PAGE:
It is something of a coincidence that St Joseph’s Secondary School was opened by the Sisters of Mercy in Castlebar in 1918. For that too was the year, as current principal Marie MacCabe reminds us, that women were given the right (albeit restricted) to vote for the first time in Ireland.
All of that is by way of announcing that the centenary celebrations of the school have been arranged for next month, when 100 years of service to the town and its hinterland is due to be marked.
The school was originally opened at the old convent on Rock Square, but by 1924, such was the demand for secondary education, the sisters realised that more spacious surroundings were required. And it was then that the school’s first engagement with a legendary aristocratic family, whose exploits have gone on to fill acres of newspaper space, came to pass.
By the 1920s, the sisters had become owners of a substantial tract of land running from the present Cathal Duffy’s garage to beyond the Railway Station. They had acquired the property from the Beckett family, who lived in Spencer Park, but decided to dispose of it to fund their plans for a new St Joseph’s. The land was sold to James Bourke, and the proceeds were used to buy The Lawn and Castlebar House from Lord Lucan, for a sum of £2,900.
Castlebar House was extended and converted into the new St Joseph’s school, which then became both a day and boarding school, attracting students from all over the province. Although the school was gutted in a disastrous fire in 1935 (contemporary reports tell of hundreds of townspeople rushing to The Lawn in the small hours to try to save the building, while they awaited the arrival of Galway fire brigade), it was rebuilt to the original architecture and design at a cost of £10,000.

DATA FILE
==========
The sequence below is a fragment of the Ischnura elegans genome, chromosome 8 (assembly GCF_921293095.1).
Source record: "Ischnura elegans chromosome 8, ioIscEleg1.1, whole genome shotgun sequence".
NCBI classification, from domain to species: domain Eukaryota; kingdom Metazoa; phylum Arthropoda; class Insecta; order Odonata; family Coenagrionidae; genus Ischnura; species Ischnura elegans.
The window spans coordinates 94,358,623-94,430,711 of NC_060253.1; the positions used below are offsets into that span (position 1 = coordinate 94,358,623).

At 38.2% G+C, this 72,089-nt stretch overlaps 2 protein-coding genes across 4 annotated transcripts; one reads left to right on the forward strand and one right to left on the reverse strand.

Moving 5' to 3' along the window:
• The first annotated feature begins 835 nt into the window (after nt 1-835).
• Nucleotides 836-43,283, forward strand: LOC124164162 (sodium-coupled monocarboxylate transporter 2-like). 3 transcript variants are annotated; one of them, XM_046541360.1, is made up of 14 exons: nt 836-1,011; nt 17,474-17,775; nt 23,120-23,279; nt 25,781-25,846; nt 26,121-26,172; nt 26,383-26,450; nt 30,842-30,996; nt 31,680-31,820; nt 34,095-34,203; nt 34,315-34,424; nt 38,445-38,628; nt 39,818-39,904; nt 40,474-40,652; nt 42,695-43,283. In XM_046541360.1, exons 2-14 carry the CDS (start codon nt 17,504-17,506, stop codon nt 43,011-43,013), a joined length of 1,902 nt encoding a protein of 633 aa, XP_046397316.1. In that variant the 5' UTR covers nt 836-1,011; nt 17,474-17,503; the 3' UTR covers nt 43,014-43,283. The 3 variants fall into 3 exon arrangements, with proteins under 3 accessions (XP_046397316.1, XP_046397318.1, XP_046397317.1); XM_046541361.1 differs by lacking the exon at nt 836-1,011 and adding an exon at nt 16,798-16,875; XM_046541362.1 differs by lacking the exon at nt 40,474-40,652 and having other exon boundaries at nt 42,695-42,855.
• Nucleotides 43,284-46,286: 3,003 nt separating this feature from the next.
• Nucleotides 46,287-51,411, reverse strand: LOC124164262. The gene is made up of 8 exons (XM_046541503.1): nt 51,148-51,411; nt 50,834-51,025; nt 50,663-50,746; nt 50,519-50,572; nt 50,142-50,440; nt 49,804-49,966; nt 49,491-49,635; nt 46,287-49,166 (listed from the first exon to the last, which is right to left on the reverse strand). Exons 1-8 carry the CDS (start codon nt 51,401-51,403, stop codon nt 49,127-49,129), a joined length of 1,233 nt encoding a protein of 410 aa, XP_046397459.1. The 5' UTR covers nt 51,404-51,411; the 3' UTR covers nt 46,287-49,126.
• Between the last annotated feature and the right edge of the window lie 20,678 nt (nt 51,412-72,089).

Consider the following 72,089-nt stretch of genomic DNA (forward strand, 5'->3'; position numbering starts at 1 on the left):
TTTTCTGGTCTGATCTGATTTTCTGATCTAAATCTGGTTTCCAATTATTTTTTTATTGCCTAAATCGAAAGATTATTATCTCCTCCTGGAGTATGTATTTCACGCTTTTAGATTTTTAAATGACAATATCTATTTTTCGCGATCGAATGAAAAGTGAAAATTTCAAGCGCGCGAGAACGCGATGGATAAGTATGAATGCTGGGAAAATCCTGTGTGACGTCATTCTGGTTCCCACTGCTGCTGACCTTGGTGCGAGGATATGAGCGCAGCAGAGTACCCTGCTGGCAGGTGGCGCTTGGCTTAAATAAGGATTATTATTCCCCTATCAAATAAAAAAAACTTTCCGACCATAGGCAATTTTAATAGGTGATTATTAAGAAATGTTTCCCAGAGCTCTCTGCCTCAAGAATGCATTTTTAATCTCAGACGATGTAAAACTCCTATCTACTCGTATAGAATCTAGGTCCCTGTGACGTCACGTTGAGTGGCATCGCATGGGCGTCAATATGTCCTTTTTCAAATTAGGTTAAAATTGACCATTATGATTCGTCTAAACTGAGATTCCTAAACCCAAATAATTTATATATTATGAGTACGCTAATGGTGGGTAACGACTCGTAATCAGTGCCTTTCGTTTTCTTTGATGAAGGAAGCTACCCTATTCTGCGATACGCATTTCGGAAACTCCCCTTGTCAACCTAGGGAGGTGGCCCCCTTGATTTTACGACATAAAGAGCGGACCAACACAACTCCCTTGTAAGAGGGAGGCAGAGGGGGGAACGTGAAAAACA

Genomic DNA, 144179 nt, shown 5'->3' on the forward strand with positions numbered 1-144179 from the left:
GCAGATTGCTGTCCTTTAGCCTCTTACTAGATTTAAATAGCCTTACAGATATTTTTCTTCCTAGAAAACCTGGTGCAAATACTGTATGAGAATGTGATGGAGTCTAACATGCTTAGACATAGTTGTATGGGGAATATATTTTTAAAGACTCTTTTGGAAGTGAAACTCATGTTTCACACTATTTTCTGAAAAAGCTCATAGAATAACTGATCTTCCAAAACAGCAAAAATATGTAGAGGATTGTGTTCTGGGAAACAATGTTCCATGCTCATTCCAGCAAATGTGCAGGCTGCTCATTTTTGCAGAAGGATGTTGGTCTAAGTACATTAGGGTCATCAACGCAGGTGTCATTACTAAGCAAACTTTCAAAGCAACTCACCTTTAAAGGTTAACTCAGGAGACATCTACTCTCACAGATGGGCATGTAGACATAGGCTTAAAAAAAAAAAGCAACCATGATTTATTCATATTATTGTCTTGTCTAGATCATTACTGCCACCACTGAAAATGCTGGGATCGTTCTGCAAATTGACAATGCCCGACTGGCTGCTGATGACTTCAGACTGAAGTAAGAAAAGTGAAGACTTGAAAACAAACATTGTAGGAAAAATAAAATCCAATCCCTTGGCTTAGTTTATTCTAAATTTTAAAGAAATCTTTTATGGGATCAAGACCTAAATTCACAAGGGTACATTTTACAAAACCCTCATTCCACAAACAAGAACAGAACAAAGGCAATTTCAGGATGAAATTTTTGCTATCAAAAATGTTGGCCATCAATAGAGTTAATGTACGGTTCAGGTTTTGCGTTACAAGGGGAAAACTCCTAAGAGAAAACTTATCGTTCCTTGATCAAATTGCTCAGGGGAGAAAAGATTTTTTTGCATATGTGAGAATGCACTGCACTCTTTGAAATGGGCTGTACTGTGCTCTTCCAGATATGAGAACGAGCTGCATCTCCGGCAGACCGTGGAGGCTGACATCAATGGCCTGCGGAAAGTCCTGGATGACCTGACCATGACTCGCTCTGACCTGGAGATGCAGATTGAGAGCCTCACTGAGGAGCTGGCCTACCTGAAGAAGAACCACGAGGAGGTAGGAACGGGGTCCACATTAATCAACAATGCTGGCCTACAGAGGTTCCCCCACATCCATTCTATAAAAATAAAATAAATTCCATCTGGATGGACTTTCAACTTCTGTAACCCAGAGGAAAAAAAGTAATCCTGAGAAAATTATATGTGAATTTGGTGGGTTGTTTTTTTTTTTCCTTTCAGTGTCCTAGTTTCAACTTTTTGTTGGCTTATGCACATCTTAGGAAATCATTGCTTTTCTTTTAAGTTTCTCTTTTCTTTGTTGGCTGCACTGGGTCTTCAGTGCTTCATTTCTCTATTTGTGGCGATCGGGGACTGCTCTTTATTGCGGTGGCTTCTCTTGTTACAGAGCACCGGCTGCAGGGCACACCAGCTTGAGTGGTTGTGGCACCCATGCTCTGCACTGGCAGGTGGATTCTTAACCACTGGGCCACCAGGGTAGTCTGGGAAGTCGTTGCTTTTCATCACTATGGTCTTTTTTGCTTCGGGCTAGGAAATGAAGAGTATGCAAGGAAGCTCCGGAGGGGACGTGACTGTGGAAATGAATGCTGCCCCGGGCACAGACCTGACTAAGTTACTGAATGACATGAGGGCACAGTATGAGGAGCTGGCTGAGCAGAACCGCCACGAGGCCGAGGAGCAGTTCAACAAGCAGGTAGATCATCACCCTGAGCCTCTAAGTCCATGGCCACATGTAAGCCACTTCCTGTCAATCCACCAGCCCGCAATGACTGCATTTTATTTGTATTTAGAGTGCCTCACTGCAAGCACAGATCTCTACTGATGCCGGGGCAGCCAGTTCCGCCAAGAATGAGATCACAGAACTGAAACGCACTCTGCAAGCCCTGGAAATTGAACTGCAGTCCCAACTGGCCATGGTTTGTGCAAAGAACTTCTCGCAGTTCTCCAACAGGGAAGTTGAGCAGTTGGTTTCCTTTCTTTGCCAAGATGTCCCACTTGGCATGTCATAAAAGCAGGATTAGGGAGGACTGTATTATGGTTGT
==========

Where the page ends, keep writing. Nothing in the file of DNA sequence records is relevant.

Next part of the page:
And while it is unlikely that any scion of the Lucan family will make an appearance next month at the centenary celebrations, there remains one tangible reminder of the school’s link with the once-ruling Castlebar family. In an ornate frame, and on permanent display on the wall outside the principal’s office, is the Lucan Scroll. This was the illuminated address of welcome presented by the people of the town to the Earl and Countess of Lucan on the occasion of her ladyship’s first – and, as it turned out, only – visit to the ancestral residence of Castlebar House.
Presented to them in 1889, the intricately decorated scroll went missing for well over a hundred years, only to turn up in recent times in the basement of St Joseph’s Secondary School.
As might be expected, the Address of Welcome, heavy on superlatives extolling the virtues of the Earl and his Lady, was signed by 45 of the town’s leading professional and business people. Official appointees to offices of the Crown took pride of place – Joseph Sheridan, County Court Registrar, who read the address; Crown Solicitor, Malachy Kelly; postmaster, John B Sheridan (father of Margaret Burke Sheridan); and the County Surgeon, Dr Midleton O’Malley-Knott.
But the signatories also included leading lights of the business sector of the town, among them one Laurence Gildea, a butcher from Rush Street. Mr Gildea, who lived to be 106, had the distinction of supplying the meat to Humbert’s French troops when they invaded Castlebar in 1798, one of the objectives being the dispossession of the Lucan family.
But whether that awkward situation came up for polite discussion following the address of welcome is, unfortunately, not recorded.